The second major contributor to high space transportation costs is the low flight rate, since both labor cost and the capital cost of facilities must be amortized over a small number of launches. (7) To achieve minimum cost, we need robust reusable vehicles and a high flight rate. Southwest Airlines makes money by keeping its airliners' wheels in the wheel well. Contrast a 747 which flies 500 flights per year and has a ground crew of twelve with the Space Shuttle which flies once a year and has a ground crew of twelve thousand.

Mature transportation technologies such as airlines, shipping lines or trucking companies have the peculiar characteristic that the transportation price is within a factor of three to five of the fuel cost. Design, construction, operator's wages, amortization, depreciation, profit and insurance comprise 60 to 80 % of the price. The Zenit booster has a propellant cost of about ten dollars per kilogram of payload orbited. The idea that the rocket equation and implied cost of propellant prohibit reducing launch costs is just false. A mature space transportation system might be expected to have a cost per kilogram to orbit of $100-160 since making the vehicles more robust may increase the required propellant to a quantity greater than today's most fuel efficient launchers. That is a fraction of one per cent of space shuttle costs and a just few per cent of the cheapest launch available today. It would be useful to point out that launch demand is predicted to become elastic at a launch price of $1200 per kilo.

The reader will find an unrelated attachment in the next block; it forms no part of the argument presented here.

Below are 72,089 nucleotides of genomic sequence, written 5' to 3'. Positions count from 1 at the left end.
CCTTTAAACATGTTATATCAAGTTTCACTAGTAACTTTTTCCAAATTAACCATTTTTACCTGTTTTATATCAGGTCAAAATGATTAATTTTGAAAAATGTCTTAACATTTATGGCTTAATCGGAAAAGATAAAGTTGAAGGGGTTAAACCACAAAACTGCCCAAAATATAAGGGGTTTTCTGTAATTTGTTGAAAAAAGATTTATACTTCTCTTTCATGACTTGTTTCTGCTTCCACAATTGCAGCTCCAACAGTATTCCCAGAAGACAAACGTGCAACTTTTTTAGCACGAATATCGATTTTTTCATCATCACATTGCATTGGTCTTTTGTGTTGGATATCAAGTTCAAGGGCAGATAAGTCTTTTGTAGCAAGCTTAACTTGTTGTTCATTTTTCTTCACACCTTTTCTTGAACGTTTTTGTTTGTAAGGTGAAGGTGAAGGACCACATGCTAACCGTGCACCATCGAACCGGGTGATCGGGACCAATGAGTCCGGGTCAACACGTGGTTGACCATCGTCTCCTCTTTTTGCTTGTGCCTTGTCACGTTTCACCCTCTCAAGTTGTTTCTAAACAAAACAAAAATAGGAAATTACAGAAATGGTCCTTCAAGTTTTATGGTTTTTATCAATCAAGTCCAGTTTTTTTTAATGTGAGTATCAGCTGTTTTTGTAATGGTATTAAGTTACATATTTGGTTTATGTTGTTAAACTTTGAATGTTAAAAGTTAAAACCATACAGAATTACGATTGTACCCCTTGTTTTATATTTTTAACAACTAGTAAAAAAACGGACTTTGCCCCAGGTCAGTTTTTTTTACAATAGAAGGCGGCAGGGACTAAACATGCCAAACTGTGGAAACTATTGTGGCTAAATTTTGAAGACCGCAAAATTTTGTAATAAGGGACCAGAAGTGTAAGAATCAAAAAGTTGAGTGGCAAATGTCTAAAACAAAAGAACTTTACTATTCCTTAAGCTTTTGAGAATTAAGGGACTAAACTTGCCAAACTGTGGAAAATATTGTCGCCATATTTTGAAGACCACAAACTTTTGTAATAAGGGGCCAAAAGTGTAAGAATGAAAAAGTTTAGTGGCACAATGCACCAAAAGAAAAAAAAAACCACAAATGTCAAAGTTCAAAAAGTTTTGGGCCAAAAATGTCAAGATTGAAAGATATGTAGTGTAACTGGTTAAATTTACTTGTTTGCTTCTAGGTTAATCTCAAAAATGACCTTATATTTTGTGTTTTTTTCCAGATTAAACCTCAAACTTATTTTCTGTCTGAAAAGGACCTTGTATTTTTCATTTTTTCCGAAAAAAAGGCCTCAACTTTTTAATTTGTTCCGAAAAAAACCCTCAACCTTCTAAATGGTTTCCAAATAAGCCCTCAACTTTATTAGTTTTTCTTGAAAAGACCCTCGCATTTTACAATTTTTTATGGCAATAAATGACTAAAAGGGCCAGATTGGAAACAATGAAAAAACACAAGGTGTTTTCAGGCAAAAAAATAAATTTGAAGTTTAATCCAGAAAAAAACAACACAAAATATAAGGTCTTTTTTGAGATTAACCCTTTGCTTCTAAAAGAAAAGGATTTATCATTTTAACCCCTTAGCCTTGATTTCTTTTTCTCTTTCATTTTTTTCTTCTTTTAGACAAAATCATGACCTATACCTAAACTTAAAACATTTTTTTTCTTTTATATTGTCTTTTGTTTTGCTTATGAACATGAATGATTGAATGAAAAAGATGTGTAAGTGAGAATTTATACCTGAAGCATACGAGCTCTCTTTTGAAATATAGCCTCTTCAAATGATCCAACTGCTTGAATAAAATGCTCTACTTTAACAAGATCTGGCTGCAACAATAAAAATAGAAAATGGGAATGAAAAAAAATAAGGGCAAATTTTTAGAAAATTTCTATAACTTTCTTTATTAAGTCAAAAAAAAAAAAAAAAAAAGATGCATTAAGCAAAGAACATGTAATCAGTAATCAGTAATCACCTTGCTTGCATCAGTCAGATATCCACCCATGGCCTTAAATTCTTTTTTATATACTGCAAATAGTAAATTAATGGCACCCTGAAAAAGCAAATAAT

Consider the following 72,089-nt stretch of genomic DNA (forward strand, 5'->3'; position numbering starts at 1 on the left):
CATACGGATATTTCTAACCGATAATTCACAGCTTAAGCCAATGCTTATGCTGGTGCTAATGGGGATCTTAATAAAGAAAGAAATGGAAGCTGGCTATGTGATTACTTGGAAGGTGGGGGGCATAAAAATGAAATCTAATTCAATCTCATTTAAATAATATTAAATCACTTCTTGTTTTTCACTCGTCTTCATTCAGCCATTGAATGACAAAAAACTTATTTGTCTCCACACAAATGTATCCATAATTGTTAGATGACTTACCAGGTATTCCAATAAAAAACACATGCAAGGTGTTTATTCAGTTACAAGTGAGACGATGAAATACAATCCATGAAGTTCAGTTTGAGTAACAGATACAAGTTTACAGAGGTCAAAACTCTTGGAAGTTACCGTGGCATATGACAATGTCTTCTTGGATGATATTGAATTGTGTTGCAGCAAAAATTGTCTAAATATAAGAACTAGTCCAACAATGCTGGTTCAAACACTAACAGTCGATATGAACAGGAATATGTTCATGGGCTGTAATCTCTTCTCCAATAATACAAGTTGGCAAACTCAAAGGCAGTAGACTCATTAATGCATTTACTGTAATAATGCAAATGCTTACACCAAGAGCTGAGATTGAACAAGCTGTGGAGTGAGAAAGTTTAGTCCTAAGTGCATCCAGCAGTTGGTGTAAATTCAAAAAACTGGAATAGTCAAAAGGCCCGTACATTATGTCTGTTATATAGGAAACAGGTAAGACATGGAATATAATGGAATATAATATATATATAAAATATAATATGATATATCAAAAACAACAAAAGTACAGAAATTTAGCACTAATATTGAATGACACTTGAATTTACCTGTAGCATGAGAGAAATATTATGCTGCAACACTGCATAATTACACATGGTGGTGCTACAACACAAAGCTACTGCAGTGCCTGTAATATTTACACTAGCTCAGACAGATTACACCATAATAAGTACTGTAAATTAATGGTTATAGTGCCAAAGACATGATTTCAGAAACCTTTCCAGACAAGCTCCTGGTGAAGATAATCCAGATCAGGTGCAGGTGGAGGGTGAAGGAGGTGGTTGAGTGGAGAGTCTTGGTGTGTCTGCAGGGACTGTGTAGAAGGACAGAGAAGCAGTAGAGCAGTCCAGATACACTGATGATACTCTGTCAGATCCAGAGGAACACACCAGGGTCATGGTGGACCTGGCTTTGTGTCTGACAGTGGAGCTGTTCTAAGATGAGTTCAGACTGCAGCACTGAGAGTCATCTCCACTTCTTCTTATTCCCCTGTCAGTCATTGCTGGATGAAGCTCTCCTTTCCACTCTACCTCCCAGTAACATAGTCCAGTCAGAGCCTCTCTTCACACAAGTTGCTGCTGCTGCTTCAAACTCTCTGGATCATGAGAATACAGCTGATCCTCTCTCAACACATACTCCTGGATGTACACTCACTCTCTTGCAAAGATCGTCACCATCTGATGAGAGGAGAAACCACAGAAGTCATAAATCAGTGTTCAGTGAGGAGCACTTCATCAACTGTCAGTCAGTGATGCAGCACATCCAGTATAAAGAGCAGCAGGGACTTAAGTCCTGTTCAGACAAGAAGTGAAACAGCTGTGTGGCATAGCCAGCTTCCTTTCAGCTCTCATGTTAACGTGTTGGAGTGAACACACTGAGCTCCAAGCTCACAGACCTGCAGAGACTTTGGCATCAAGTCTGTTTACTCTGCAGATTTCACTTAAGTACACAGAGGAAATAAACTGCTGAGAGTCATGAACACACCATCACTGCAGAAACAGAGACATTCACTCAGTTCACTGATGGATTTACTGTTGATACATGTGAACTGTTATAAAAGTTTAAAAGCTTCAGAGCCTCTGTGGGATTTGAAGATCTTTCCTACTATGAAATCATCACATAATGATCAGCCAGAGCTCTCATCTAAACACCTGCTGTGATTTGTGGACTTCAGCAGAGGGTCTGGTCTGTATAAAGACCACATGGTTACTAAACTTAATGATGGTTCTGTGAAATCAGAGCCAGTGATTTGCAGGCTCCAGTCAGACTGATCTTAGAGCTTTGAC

Private Space Transportation Provides Market Pull

Fermi's Paradox: where are they? The skeptic may say, "Well, if it is really possible, why hasn't the private sector done it already?" The new technologies are wonderful but not sufficient. A problem for companies planning to build reusable space transportation is that the present demand for space launch is only a few hundred tons per year. The greater demand necessary to justify a fully reusable launcher may not appear rapidly enough to amortize the development cost, and yield the necessary return on investment. It appears that the first vehicle will have to be small, to allow the market to grow, and cheap to develop and build, to give investors an adequate ROI. The demand for space flights must increase by orders of magnitude before the private capital markets will finance expensive new spaceships. The new launch companies understand this, too.